Please mark you calendar for this exciting Guest Seminar:
JLab Physicist Markus Diefenthaler
Thursday, August 29 at 2:00 pm in TORGERSEN 1100
Title Exploring the heart of matter at Jefferson Lab
Thomas Jefferson National Accelerator Facility in Newport News, Virginia, is a U.S. Department of Energy Office of Science national laboratory. Jefferson Lab’s unique and exciting mission is to expand humankind’s knowledge of the universe by studying the fundamental building blocks of matter within the nucleus: subatomic particles known as quarks and gluons. In my seminar, I will present our science program to understand the structure of atomic nuclei directly from the dynamics of their quarks and gluons, governed by the theory of their interactions, quantum chromodynamics (QCD), and motivate how advances in theory, accelerator and detector technologies, and in particular in computer science will enable a new frontier in nuclear science.
Organized In Cooperation with Advanced Research Computing and TLOS.
The VT Center for Human Computer Interaction (CHCI) published this nice summary of our high impact work at the biggest graphics conference in the world! Dr. Polys represented ARC's innovations in visual computing:
3D Models are increasingly valuable for safety and for scenery. ARC and CGIT collaborated to host researchers considering scenic resources inventory, including protocols and results for the Appalachian Trail:
Dr. Polys has been honored with an invitation to speak at an upcoming ISO-IEC meeting in Seoul, South Korea, Jan 21-25. Dr. Polys will be presenting on X3D/HL7 medical graphics and informatics work. Specifically, ARC's innovations with the international interactive 3D standards X3D, H-ANIM, and HL7 FHIR and Mixed and Augmented Reality (MAR) are converging to improve health outcomes across domains and conditions. The presentations and schedule are available here ; the Web3D twitter feed is here.
VT Biochemistry had a strong showing, presenting their results on using immersive visualization in VT's Visionarium Hypercube to engage and teach students (paper & presentation here).
The Technical Paper was presented and awarded Best Student Paper!
Dr. Srijith Rajamohan (email@example.com) presented a workshop on ‘Introduction to Machine Learning with TensorFlow and Keras’. The purpose of this workshop was to provide a formal introduction to the mathematical concepts underlying Machine Learning. This was augmented by hands-on examples in the Machine Learning framework TensorFlow and the Deep Learning framework Keras. The slides for this workshop can be found at https://srijithr.gitlab.io/post/pearc18/ .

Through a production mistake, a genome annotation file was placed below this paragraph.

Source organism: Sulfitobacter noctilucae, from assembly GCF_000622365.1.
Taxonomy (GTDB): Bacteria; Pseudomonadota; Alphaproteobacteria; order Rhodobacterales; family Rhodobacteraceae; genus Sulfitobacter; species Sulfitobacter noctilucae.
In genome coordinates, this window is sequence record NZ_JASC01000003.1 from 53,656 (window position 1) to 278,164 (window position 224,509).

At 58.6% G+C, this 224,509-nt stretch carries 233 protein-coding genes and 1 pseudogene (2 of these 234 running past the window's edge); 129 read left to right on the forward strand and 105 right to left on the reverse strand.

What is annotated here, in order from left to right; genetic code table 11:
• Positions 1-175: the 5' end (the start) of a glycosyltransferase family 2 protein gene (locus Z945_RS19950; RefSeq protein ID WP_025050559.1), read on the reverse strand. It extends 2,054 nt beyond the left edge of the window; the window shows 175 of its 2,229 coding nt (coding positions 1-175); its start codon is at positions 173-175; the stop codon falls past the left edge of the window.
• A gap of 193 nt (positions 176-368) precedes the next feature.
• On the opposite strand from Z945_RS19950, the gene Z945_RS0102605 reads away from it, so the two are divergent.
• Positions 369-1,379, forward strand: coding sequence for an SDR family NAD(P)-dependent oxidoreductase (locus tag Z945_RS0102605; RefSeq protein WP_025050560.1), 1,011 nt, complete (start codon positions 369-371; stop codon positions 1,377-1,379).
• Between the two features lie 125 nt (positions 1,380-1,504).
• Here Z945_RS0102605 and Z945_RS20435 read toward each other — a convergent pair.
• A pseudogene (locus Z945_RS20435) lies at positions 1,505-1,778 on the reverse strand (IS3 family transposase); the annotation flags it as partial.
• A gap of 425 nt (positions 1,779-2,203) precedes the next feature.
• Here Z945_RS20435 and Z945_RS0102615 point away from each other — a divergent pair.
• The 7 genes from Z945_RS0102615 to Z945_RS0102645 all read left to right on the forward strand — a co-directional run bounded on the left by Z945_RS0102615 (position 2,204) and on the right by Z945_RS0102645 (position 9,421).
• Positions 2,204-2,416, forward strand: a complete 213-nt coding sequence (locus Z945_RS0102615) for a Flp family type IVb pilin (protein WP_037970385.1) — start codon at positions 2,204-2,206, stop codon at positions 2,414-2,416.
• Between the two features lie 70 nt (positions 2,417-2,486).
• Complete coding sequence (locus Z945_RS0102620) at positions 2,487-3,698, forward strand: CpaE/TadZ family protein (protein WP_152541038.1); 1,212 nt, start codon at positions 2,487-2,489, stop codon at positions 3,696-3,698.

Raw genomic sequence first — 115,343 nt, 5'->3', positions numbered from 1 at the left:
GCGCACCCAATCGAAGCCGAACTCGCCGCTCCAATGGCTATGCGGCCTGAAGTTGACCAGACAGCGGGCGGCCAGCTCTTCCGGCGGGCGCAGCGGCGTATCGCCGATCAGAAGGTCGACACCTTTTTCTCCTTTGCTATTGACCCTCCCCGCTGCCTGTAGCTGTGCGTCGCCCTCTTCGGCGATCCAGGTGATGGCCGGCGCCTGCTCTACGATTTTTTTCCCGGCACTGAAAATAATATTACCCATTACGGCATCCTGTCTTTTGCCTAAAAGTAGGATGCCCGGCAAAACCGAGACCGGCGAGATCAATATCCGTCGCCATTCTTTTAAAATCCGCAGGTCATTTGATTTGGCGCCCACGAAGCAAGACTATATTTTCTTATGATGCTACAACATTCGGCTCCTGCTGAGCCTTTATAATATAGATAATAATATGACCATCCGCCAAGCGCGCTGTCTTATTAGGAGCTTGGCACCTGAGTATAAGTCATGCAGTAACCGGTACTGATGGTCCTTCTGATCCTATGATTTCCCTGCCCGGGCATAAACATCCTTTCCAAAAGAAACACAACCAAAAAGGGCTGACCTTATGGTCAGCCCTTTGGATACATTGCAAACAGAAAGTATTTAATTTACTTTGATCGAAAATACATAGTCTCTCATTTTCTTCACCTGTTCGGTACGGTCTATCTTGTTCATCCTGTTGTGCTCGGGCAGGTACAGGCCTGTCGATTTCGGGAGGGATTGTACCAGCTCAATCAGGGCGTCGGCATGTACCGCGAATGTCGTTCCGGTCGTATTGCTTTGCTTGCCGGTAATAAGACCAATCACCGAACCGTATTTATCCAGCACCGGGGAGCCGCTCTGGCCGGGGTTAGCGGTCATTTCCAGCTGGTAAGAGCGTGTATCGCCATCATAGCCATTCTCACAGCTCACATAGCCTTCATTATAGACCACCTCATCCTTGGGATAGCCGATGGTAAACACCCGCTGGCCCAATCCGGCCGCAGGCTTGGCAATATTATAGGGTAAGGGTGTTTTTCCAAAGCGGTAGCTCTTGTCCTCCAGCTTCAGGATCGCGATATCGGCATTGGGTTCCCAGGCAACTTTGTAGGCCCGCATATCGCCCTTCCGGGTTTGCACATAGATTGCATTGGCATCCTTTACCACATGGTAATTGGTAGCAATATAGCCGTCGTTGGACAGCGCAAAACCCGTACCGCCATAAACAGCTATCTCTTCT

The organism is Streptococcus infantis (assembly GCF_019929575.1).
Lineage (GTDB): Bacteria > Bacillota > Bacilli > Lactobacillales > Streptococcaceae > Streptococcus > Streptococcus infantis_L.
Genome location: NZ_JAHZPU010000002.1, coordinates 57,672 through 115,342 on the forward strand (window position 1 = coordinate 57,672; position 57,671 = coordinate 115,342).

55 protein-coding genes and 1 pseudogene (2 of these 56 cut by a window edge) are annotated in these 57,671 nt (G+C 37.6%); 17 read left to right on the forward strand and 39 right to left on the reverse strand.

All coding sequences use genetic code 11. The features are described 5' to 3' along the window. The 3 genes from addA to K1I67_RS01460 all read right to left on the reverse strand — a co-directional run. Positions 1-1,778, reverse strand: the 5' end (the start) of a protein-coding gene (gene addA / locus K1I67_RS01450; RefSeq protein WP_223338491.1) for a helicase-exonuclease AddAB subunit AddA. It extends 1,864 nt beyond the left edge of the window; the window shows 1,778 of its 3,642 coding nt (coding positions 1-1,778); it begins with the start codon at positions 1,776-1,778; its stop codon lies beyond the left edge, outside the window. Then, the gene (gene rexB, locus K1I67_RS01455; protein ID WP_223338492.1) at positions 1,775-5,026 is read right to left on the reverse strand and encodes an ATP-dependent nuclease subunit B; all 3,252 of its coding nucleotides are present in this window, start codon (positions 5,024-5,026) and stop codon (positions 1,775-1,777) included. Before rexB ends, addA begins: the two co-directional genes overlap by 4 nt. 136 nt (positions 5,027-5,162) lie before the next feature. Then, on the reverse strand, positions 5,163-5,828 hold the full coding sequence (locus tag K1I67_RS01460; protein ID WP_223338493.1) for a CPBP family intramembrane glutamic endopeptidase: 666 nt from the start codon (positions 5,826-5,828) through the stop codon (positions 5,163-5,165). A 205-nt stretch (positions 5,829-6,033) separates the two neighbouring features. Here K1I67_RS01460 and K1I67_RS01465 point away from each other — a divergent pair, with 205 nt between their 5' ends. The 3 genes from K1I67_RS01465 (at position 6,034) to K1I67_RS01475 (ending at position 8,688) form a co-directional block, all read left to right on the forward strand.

Alana Romanella (firstname.lastname@example.org) served on the executive committee as Diversity and Workforce Development Chair and Chair Emeritus for the Student Program. She focused on promoting inclusivity through increasing individual diversity awareness skills and effective organizational systems that allowed for a more diverse conference.
Interested in joining us next year?
PEARC19, will be located in Chicago from July 28 – August 1, 2019, and will explore the current practice and experience in advanced research computing including modeling, simulation, and data-intensive computing. A primary focus next year will be on Machine Learning and Artificial Intelligence which are proving to be disruptive technologies in a diverse range of scientific fields from materials science to medicine. https://www.pearc19.pearc.org/
ARC released a new cluster named Huckleberry in late 2017. The Huckleberry system, accessed at huckleberry1.arc.vt.edu, was installed with deep learning applications in mind. To this end, it consists of 14 IBM “Minsky” S822LC nodes and NVIDIA's proprietary NVLink interconnect network. This system enables highly parallel and highly distributed workloads. IBM unveiled its deep learning AI toolkit called PowerAI alongside the launch of Minsky nodes that leverage CPUs linked to Power CPUs with NVLink making it possible to have high speed high performance computing. PowerAI is available under /opt/DL in Huckleberry.
Each compute node on Huckleberry (i.e. IBM “Minsky” nodes) consists of :
Two IBM Power8 with 10 cores, 8 threads per core and memory bandwidth 115gb/s per socket
Four NVIDIA P100 GPUs advertised to have 21 teraFLOPS of 16-bit floating-point performance ideal for deep learning applications deliver high performance, massive parallelism
NVIDIA's NVLink technology which provides high bandwidth data transfers between CPUs and GPUs; an improvement over PCI-Express
Mellanox EDR Infiniband (100 GB/s) interconnect used to connect compute nodes
The PowerAI toolkit contains Caffe, TensorFlow etc. which are optimized for the Power servers. IBM provides support for it as well.
While the rest of the clusters make use of the PBS batch systems, Huckleberry makes use of the Slurm batch system using the command sbatch.